He's considering entering the USA Championships in July, but might wait until the Nationals in the fall, which he says will give him the time he needs to add quality size. But as usual, it won't come easily.

Al drives a tire truck full time and trains around his work schedule. Eating is done on the highways of Orlando, and sleep, well, sleep is a precious commodity. "When I'm getting ready for a show," he says. "I train in the morning and after work. It leaves very little room for sleep. I usually get between three-and-a-half and five hours a night."

Nevertheless, it's not a hardship that's likely to derail his ambitions. He's been through worse. Besides, bodybuilding is a sport that selects for certain characteristics, and that appeals greatly to him. "You have to be 100% to reach your potential," he says. "It's not like you can roll out of bed and say 'I'm going to give it a shot today!' It takes time. And it takes real commitment."

After 14 years in the tumult of Haiti and two more in the bleak rural landscape of Belle Glade, time and commitment are two things Al Auguste never takes lightly. M&F

BIRTHDATE: Dec 31, 1976
BIRTHPLACE: Leogane, Haiti
HEIGHT: 5'7"
WEIGHT: 195 pounds contest, 210 pounds off-season
OCCUPATION: Amateur bodybuilder, truck driver
CAREER HIGHLIGHTS: 2007: NPC USA Championships,
light-heavyweight, 2nd; Nationals, light-heavyweight, 3rd CONTACT:


THE ROUTINE EXERCISE SETS REPS Pull-Up 4 12–15 T-Bar Row 4–5 10–15 Reverse-Grip Pulldown 4 8–15 Hammer Strength Machine Row 5 10–12 TRAINING SPLIT DAY BODYPARTS TRAINED 1 Legs 2 Chest 3 Back 4 Shoulders 5 Legs 6 Arms 7 Chest Al cycles his workouts and repeats bodyparts every three or four days. He says he rarely does cardio.

TARGETS: Upper lats
START: Grasp a fixed horizontal bar with a wide overhand grip and wrap your thumbs around it for safety. Hang freely from the bar, arms fully extended and feet crossed behind you. This is your starting position.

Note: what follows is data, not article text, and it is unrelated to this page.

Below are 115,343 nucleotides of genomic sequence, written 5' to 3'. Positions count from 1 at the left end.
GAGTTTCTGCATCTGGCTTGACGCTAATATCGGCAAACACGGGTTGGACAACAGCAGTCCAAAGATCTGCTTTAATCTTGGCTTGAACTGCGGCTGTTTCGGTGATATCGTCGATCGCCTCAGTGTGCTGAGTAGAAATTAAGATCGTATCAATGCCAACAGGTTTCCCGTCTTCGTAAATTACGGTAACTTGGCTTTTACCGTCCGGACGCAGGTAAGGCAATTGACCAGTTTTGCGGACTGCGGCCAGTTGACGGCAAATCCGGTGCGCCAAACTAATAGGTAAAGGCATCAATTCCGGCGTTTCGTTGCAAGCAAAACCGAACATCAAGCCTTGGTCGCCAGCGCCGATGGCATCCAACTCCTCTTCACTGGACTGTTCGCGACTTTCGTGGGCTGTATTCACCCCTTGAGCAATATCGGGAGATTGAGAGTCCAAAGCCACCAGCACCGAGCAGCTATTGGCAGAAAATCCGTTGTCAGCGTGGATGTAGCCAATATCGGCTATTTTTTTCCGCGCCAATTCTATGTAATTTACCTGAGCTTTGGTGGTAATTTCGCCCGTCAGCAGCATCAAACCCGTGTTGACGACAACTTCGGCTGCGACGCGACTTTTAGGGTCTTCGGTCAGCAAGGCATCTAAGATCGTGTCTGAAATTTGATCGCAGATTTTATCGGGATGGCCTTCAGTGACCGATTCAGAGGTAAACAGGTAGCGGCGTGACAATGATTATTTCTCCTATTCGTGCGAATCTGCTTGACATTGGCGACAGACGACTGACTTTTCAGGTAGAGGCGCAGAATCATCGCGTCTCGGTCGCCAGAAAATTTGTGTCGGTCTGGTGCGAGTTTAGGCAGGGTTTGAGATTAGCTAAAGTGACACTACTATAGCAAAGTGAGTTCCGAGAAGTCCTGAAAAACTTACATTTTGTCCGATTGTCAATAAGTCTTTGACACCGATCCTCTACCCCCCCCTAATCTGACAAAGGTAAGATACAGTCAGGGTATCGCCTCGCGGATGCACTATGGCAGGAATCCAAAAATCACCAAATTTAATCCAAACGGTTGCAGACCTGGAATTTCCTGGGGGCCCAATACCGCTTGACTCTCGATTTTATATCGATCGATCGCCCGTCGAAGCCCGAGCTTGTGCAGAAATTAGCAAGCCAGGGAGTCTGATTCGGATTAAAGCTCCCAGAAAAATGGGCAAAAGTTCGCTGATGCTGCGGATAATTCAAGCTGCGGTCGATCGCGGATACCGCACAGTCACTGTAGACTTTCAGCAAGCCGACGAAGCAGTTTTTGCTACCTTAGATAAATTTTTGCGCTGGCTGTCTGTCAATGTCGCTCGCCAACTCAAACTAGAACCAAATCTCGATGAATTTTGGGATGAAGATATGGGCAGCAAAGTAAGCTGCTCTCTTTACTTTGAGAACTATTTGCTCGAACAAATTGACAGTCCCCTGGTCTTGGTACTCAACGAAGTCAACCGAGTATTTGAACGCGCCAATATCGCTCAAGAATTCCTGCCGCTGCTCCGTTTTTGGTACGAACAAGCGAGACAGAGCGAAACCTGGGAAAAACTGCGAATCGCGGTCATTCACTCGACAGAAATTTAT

EXECUTION: Contract your lats to raise your chin over the bar. Concentrate on keeping your elbows out to your sides as you raise yourself. Hold yourself momentarily in the peak-contracted position before lowering back to the starting position.
AL SAYS: "I like my grip to be a little wider than shoulder-width apart, and I make sure my chin goes over the bar on every rep."

TARGETS: Upper lats, middle back
START: Lean your chest and torso against the pad of the T-bar bench and place your feet on the footrests. With your arms fully extended, grasp the handles with an overhand grip. Wrap your thumbs around the handles for safety. Unrack the weight and steady it in front of you.
EXECUTION: Pull the handles toward you, keeping your elbows close to your body on the ascent. Hold the peak-contracted position momentarily before slowly lowering the weight to the starting position. Repeat for reps.
AL SAYS: "Don't allow your upper body to rise off the pad in an effort to pull the weight upward and complete reps; if you need to do this, you may be using too heavy a weight."

TARGETS: Lower lats
START: Attach a long lat bar to the cable and adjust the kneepad so you fit snugly in the seat. Grasp the bar with an underhand shoulder-width grip and sit down, maintaining an erect posture by arching your lower back. Extend your arms fully above you, hold your head straight and put your feet flat on the floor.
EXECUTION: Contract your lats to pull the bar down to your upper chest, bringing your elbows down and as far behind you as possible. Squeeze your shoulder blades together at the bottom as you hold the peak-contracted position for a brief count. Slowly return the bar along the same path and repeat.
AL SAYS: "I keep my elbows tucked to my sides, which helps me involve more of the stubborn lower lats."

TARGETS: Lower lats
START: Sit in the machine with your feet on the foot supports. Grasp the handles and place your chest against the pad, a slight arch in your lower back. Keep your gaze focused forward.
EXECUTION: Contract your lats to bring your elbows backward, keeping them close to your sides along the way. Briefly hold the contraction, then return under control to the start position.
AL SAYS: "I like to do this one arm at a time, using my nonworking arm to anchor myself to the bench. I can go heavier and it allows me a slightly greater range of motion."